Grandma’s Place

As you might remember, grandma passed away last November and I’ve been missing her ever since. It’s not that I saw her that often, but I liked to know she was always there. For the past 18 years I made plans to stay with her for a week and learn how to make green walnuts jam, biscuits and cheese pie, but I never got around to do it. She lived in the countryside, she only got a toilet 5-10 years ago, the summers were too hot and the winters too cold and so on. Excuses, excuses. And now she’s no more.

_MG_2801.jpgAnd since her house is on the market, what better way to say goodbye than visit it one last time, eat some fruit right from the tree, crack some walnuts with my heel, gather a couple of things as souvenirs, walk around with reverence in what used to be my holiday home, too.

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I told my niece we were going to see “mamaia batrana”- “The old grandma”, as she used to call her, and she replied “But she’s dead! She went to England!” with such an ironic voice I didn’t know if she meant it or if she was just pulling my leg. Haha!

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There we met my uncle, we’ve always been such good friends, at least I’ve always thought we are, even though I never remember birthdays and I rarely call anybody. You see, in Romania people put great importance on little things like these, whereas I only appreciate the bigger picture- so what if you call me for my birthday if you are never there when I need you.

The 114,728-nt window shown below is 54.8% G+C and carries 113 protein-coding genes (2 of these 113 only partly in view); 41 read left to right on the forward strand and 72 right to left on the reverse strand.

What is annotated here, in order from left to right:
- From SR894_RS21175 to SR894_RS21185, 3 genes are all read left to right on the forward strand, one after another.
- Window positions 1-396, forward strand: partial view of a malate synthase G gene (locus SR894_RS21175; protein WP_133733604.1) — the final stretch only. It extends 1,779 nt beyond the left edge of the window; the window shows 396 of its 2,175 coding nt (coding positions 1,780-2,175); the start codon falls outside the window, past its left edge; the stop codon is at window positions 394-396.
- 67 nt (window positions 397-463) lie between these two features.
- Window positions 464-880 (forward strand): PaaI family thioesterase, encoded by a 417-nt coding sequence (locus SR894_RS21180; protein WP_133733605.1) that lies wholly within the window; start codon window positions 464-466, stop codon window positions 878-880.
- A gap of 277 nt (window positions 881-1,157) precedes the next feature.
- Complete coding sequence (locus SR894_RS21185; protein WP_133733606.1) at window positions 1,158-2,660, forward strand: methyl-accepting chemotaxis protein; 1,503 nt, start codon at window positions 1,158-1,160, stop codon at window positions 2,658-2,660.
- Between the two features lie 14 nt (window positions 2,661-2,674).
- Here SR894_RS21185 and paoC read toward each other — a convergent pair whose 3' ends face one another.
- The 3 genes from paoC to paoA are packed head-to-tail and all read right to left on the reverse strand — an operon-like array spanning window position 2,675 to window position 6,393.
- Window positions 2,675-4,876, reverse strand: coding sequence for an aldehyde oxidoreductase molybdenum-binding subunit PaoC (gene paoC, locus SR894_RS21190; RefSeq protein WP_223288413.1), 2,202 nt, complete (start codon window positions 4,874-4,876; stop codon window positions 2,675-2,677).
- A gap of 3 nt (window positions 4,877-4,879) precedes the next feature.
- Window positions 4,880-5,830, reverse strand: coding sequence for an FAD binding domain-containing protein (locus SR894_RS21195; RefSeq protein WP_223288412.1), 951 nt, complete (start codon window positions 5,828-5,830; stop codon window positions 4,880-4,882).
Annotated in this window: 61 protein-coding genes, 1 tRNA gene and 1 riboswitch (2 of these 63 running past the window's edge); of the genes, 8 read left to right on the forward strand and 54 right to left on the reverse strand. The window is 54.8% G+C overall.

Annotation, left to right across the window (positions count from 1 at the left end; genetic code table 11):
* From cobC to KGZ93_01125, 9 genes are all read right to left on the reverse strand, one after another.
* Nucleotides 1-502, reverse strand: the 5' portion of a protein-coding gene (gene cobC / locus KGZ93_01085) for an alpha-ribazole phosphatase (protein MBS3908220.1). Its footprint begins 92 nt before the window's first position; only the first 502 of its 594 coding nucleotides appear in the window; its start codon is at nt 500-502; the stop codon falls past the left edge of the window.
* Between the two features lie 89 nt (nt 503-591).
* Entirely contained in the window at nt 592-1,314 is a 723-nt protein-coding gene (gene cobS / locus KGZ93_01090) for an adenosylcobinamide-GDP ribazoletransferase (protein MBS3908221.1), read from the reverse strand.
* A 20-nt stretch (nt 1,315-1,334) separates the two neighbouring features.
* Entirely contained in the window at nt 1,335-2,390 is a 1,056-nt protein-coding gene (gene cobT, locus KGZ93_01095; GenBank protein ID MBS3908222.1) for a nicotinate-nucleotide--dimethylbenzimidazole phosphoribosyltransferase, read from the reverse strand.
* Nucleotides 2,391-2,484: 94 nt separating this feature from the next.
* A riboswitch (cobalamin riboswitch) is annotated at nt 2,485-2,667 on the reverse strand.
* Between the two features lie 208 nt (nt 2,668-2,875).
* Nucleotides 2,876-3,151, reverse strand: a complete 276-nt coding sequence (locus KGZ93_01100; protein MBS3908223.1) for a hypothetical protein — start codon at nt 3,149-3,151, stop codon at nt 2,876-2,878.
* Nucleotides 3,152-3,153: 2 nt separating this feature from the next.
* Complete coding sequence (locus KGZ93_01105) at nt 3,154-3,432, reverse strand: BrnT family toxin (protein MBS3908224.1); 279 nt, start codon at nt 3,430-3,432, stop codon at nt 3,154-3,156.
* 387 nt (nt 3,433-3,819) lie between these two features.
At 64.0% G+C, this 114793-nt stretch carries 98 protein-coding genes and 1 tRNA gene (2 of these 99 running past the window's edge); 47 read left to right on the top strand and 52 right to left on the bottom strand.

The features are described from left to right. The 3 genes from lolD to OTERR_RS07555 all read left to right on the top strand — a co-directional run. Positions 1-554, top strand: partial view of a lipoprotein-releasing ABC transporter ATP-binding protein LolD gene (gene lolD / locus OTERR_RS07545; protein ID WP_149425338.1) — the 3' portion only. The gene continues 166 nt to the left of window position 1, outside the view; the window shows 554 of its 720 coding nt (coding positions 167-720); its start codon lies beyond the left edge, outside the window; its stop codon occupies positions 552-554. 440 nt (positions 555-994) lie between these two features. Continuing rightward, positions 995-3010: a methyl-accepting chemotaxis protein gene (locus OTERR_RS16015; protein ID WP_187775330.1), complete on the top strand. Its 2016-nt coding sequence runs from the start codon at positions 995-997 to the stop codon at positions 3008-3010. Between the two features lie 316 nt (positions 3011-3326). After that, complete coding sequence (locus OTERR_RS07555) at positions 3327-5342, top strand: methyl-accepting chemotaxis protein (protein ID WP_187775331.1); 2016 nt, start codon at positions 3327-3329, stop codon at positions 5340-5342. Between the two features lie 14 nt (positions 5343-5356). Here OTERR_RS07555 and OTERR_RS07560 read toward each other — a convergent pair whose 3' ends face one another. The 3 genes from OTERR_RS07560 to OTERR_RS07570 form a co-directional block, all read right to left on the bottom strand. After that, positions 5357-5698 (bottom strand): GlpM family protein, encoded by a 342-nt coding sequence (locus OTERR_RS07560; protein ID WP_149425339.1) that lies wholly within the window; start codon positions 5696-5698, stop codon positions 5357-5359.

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Little Red Riding Hood was cheerful and sweet, she borrowed my camera and took pictures of everything, like an artist! Most of them were a bit blurry and some people got their heads cut, but hey, it takes time to learn how handle such a big camera, which is why I’m so getting her a smaller one! 😉

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It was incredibly hot for September- 31 degrees and I rejoiced in the sight of walnuts and quinces, grapes and figs, as though I’d been in paradise. 😉

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Every corner reminded me of something- I could hear grandma saying “stop skipping there, you’ll ruin my chrysanthemums!”- and there was my garden where I used to collect cuttings from cemetery plants, cause they could do with little water, here I had my brine collection: Yes, I was a strange child, too, the way I’m a slightly strange adult now. Haha!

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The grapes tasted like incense, they’re called “struguri tamaiosi”, and they’re the best I’ve ever had. Unfortunately they don’t keep as well, so they’re best eaten straight from the vine.

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We only found one ripe fig and I shared it with Kristin, instantly thinking of the late Septembers in the garden, chasing chicken and cats and hiding from grandma so as to skip the afternoon nap.

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Farewell grandma, farewell house, farewell garden, farewell childhood! ❤

xxx, Alina

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